Also, the book has great scope and ambition, yet the story itself is extremely straightforward, especially in part one. It’s very easy to understand and connect to, which is one reason the story is so compelling, I think. You get totally drawn in. You root for the good guys and boo the (few) bad guys and very likely learn something about orbital mechanics. In part two, the setting is entirely different and far more socially complex, the plot is not quite so straightforward, the characters are not quite as simple. Part two is predictable in some ways, but it contains a few startling plot twists; it’s a more ambitious book but less of a page-turner. Overall a very different book, but one I enjoyed quite a bit.
Although the characters don’t change much in either half of the book, some lacking anything resembling a character arc, they are actually well drawn and easy to connect to. Single best touch: Ivy and Dinah being friends, even though they are not seen that way by the popular imagination. I enjoyed the implicit comment about how women are viewed as intrinsic rivals versus how a female friendship can actually work.
Why I’m putting Seveneves first: What I want in a Hugo winner is something out of the ordinary, preferably a book that attempts something ambitious and ideally pulls it off. What I also prefer: a book I genuinely enjoyed reading. What I like to see on top of that: a book that’s thought provoking and fun to argue about. Seveneves , despite its faults, delivers on all criteria.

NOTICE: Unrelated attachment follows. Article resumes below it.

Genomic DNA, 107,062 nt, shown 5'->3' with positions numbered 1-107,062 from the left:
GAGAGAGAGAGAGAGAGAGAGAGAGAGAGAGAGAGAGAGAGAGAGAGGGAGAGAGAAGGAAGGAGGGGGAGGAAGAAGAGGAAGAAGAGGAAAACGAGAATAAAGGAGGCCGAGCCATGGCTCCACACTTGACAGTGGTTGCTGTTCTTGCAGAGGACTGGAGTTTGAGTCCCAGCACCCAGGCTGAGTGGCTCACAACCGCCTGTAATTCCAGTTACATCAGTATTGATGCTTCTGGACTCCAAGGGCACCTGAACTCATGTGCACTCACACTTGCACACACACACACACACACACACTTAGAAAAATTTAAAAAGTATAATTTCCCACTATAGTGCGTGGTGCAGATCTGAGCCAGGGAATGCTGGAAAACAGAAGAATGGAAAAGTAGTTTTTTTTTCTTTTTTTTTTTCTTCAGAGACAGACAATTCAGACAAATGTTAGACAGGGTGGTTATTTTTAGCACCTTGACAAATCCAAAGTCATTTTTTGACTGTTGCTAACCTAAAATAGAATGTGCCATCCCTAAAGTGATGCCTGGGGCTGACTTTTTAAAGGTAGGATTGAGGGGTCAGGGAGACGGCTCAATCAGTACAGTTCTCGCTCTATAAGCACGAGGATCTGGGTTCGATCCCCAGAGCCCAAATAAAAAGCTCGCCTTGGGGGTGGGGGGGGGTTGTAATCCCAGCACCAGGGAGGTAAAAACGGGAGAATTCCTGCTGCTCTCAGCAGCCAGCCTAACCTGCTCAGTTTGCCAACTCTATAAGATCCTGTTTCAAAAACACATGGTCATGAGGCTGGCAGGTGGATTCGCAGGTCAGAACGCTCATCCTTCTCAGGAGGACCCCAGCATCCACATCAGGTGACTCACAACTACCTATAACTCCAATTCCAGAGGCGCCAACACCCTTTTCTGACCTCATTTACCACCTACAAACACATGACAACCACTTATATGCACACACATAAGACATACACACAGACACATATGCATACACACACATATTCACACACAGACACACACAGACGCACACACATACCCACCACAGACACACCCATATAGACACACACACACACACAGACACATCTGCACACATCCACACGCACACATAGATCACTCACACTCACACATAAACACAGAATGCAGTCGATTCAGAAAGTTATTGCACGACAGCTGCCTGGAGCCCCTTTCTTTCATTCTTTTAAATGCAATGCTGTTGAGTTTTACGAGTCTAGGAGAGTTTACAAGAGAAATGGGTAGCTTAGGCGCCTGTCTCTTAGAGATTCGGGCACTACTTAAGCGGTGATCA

So my final list for novels is as follows:
2. Ancillary Mercy. I went back and forth on this a lot, but Leckie really pulled off a great ending to a wonderful trilogy. Even though she already picked up a Hugo for the first book, I’m fine with the idea of her taking home a second rocket for the third.
3. Uprooted. I re-read a good bit of this one while I was making up my mind. It’s so very different from the two above that it’s like comparing apples to . . . um . . . not oranges . . . perhaps to chocolate cupcakes. Where Seveneves has scope, Uprooted offers a much smaller, more intimate story from a single point of view. It’s quite wonderful. But first, I have a slight preference for SF rather than fantasy for the Hugo (not that important), and second, honestly, I just do not find the ending all that believable. On a second reading, I still feel the ending is too easy and pat given the extreme creepy horribleness of the enchanted forest through most of the rest of the book.
4. Fifth Season. I loathed the main character, Essun. When she killed the townsman who was actually trying to help her — Rask — on page 58, and went on to kill everyone in the town, I quit. I am sorry for Essun’s personal tragedy, but there is absolutely no way that works for me. I can see this book is ambitious. I can see it is well written. None of that could possibly compel me to go on with it. Triple ugh with a cherry on top, and I am going to re-read The Killing Moon and The Shadowed Sun to take the taste out of my mouth.
5. The Aeronaut’s Windlass. I don’t really think there was anything special about this perfectly acceptable adventure story. Five protagonists are a lot for me, especially when none of strike me personally as particularly interesting. No, wait, I did like the etherialists or whatever they were called. Even so, when I reached the end of the sample included in the Hugo voters packet, I didn’t feel any particular impulse to go on with it. Also, I am just so over talking cats. Sorry. If you’re into talking cats, hey, this story is probably a good one to try.
To recap the other Hugo categories: